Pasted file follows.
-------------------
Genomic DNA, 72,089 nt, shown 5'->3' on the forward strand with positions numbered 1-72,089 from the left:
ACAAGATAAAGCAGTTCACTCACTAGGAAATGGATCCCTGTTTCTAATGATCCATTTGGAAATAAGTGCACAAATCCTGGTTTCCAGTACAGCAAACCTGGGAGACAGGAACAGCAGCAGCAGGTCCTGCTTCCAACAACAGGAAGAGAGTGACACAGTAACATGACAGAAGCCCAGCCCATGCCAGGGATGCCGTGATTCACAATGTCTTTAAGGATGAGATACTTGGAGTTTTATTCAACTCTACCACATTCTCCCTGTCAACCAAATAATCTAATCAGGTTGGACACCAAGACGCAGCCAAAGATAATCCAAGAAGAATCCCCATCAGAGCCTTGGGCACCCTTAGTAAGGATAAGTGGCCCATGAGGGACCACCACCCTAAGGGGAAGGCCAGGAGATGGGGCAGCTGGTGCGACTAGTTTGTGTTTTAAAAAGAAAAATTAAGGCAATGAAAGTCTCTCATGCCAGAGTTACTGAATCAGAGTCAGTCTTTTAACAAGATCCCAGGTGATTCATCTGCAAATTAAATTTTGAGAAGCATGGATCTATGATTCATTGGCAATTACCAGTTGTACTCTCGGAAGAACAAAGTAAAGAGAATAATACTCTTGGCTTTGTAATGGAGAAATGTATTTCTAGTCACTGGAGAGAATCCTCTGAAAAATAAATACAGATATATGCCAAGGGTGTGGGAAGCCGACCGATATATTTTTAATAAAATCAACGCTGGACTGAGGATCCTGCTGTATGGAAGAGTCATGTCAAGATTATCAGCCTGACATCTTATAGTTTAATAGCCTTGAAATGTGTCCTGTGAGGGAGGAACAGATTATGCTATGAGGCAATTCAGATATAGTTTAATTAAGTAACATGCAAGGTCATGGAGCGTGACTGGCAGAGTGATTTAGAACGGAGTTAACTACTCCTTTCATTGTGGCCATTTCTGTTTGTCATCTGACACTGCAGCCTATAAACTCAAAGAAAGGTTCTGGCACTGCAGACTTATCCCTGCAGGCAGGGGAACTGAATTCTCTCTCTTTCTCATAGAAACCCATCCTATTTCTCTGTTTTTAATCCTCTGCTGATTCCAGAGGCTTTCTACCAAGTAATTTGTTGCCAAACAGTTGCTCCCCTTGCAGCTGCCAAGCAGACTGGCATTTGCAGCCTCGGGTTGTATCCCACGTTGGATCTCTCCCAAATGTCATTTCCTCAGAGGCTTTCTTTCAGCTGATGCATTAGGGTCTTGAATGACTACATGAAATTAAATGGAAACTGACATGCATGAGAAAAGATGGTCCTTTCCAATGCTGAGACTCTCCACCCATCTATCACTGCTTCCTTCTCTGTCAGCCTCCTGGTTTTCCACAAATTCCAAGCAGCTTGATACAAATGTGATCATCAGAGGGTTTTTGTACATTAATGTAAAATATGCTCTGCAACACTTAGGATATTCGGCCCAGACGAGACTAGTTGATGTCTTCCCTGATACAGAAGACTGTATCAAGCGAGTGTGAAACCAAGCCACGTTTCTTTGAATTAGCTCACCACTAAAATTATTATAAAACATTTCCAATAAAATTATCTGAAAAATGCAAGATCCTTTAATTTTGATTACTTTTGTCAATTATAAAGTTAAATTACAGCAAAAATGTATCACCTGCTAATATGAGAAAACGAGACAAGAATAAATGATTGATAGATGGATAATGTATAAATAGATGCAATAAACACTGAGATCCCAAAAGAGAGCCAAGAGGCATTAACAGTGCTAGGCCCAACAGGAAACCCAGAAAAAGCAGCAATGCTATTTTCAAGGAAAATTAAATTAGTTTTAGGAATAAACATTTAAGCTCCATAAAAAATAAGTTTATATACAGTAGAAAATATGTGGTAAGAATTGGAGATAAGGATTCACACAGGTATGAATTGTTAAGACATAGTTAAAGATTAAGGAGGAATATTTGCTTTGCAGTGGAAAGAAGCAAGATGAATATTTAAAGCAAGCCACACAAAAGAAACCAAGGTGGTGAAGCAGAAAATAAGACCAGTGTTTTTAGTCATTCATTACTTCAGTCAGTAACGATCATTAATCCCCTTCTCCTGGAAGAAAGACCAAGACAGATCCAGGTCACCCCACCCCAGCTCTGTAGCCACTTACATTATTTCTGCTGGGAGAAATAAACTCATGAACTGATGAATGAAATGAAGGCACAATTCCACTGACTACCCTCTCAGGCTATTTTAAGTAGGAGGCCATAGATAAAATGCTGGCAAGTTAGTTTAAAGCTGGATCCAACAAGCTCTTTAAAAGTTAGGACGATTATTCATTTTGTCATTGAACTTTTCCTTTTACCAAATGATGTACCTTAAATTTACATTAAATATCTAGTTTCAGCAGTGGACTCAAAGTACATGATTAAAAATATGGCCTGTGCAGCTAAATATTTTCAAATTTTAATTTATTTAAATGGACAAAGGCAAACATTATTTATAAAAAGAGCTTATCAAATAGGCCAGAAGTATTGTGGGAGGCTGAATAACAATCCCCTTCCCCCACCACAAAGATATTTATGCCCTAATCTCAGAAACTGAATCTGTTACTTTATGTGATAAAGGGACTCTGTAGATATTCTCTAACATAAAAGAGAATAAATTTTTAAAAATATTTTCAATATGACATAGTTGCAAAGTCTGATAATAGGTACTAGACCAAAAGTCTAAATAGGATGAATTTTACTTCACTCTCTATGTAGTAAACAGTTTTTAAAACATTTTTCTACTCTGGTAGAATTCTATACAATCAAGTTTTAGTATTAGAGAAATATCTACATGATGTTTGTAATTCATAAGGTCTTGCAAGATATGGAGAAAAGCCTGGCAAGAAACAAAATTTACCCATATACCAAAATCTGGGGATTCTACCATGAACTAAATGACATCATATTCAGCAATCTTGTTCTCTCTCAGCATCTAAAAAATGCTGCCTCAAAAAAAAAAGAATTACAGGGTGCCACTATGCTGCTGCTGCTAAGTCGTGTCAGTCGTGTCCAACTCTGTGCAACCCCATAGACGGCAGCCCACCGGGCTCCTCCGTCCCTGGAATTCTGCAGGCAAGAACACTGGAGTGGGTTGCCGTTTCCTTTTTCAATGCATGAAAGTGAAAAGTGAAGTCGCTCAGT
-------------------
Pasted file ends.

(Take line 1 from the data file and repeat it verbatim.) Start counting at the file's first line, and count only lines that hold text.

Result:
Genomic DNA, 72,089 nt, shown 5'->3' on the forward strand with positions numbered 1-72,089 from the left: